Article 29 Working Party Publishes Draft Guidelines on Notification of Personal Data Breaches Notification Under the GDPR

On October 3, 2017, the Article 29 Working Party (“WP29”) adopted draft guidelines regarding notification of personal data breaches under the EU’s General Data Protection Regulation (“GDPR”) which will require breach notification within 72 hours of awareness of a breach. (“Draft Guidelines”) (The Draft Guidelines appear to have been released for public comment during the week of 16th October). The deadline for comment is November 24, 2017. The Draft Guidelines are available here. The WP29 is a collective of EU data privacy supervisory authorities (“DPAs”).

The WP29 guidance regarding personal data breaches has been long awaited. Organizations should carefully consider the Draft Guidelines and the finalized guidelines when these are published, and likely will need to update their incident response plans to facilitate compliance.

In general, under the GDPR, a controller must notify the:

  • relevant DPA “without undue delay and, where feasible, not later than 72 hours after having become aware” of a breach unless the breach is “unlikely to result in a risk to the rights and freedoms of natural persons”; and
  • affected data subjects of the breach “without undue delay” where the breach is “likely to result in a high risk to the rights and freedoms of natural persons’

By contrast, a processor must notify all breaches to its controller “without undue delay” after becoming “aware” of breach.

The Draft Guidelines provide guidance regarding each of the controller’s and processor’s notification obligations. In particular, the Draft Guidelines contain guidance regarding:

  1. The meaning of “personal data breach”: According to the WP29, personal data breaches typically involve at least one of the following: (i) compromise of the confidentiality of data; (ii) breaches that render personal data unavailable (g., ransomware attack that encrypts the sole copy of relevant personal data); or (iii) unauthorized or accidental alteration of personal data. Significantly, in addition, according to the WP29, “any other form of processing which violates the GDPR” could also amount to a personal data breach.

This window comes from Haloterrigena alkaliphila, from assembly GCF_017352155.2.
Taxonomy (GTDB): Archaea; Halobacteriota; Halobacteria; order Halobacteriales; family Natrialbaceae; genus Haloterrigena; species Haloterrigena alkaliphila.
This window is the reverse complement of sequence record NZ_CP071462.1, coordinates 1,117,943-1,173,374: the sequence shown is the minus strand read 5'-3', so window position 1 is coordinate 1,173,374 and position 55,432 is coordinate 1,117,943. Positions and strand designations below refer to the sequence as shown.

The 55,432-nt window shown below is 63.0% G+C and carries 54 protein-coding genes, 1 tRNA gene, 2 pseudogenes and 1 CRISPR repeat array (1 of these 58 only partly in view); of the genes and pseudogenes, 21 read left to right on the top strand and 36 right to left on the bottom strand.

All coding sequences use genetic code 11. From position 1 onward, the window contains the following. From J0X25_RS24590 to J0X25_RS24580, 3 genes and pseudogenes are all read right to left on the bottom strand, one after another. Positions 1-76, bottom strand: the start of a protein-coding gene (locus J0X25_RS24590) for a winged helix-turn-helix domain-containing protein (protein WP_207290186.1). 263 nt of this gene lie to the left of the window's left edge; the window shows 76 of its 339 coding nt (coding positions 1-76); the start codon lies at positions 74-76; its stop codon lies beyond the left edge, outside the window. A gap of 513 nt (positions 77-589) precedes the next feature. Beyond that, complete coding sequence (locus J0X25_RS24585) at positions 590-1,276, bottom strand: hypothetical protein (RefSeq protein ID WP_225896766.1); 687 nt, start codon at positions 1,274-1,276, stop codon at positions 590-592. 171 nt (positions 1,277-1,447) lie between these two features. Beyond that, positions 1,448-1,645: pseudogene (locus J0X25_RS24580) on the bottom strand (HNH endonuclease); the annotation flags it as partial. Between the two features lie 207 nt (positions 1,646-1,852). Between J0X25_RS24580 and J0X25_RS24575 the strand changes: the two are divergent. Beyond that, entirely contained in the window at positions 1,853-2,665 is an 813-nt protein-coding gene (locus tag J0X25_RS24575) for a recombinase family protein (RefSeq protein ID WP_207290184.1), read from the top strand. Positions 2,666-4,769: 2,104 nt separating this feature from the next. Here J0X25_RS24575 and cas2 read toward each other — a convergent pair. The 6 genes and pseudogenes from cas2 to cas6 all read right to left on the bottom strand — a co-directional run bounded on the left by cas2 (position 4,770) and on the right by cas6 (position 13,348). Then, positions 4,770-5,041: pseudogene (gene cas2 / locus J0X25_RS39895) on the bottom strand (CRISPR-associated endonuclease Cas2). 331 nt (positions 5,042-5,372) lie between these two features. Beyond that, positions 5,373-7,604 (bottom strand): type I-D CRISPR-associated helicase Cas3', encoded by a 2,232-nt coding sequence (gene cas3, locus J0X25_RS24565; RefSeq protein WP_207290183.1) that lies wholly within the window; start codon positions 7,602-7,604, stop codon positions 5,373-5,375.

2. Breach notification timelines: Under the GDPR, controllers and processors must report breaches “without undue delay” after becoming “aware” of the breach. Once the controller has established with “a reasonable degree of certainty” that a breach has occurred, they are considered to have become “aware”, and they must notify “where feasible” within 72 hours of awareness. Regarding the processor’s obligations, the WP29 recommends that notification by the processor to the controller be “immediate” so as to assist the controller in meeting its notification timelines.

Importantly, according to the WP29, “in principle, the controller should be considered ‘aware’ once the processor has become aware.” If the processor’s knowledge is imputed to the controller, it could, in practice, significantly affect the controller’s ability to meet deadlines for reporting breaches to the DPA and affected individuals. The WP29 has, however, affirmed that in certain circumstances, notifications by controllers may occur in phases (e.g., when additional information regarding the breach becomes available), and delayed notifications may also be excused – but such delayed notifications should not “regularly take place”.

  1. Meaning of “risk”: As the concepts of “risk” and “high risk” are critical for the breach notification obligations, the WP29 sets out factors that must be considered by controllers with regard to the level of risk, namely, (i) the type of the breach; (ii) nature, sensitivity and volume of personal data; (iii) ease of identification of individuals; (iv) severity of consequences of individuals; (v) special characteristics of the individual; (vi) number of affected individuals; (vii) special characteristics of the data controller and (viii) other general considerations.
  2. DPA to whom breaches must be reported: Ordinarily, the controller should notify the DPA in the Member State in which it is established. For cross-border data processing, according to WP29, where there is a breach of personal data in this context, and data subjects are in more than one Member State, only the lead DPA needs be notified, though the controller may elect to notify other DPAs too.
  3. When controllers do not need to notify the DPA: Controllers will not need to notify the DPA of a personal data breach when the breach is ‘unlikely’ to result in a risk to the rights and freedoms of natural persons. The examples by the WP29 Group demonstrate that this exception will be narrowly construed (g. where the personal data is already publicly available and disclosure will not be a risk to the individual). Similarly, for example, if the personal data compromised has been encrypted and a backup copy of the data is available, controllers may not need to notify – so long as the encryption key remains secure.
  4. Notifying data subjects: Regarding the controller’s duty to notify data subjects of “high risk” breaches, according to the WP29, the main objective is to provide specific information to individuals about the steps they should take to protect themselves. There is no prescribed method for communicating to data subjects, but the Draft Guidelines provide that – unless certain narrow exceptions apply – communication should be made directly to each data subject.
  5. Recordkeeping: Regardless of whether a breach needs to be notified to the DPA or not, the controller must maintain records of all breaches, and these records should contain key information about the incident and response.
  6. DPO: The Draft Guidelines reiterate the importance of a data protection officer in notifying of a breach and in potential subsequent investigations by the DPA.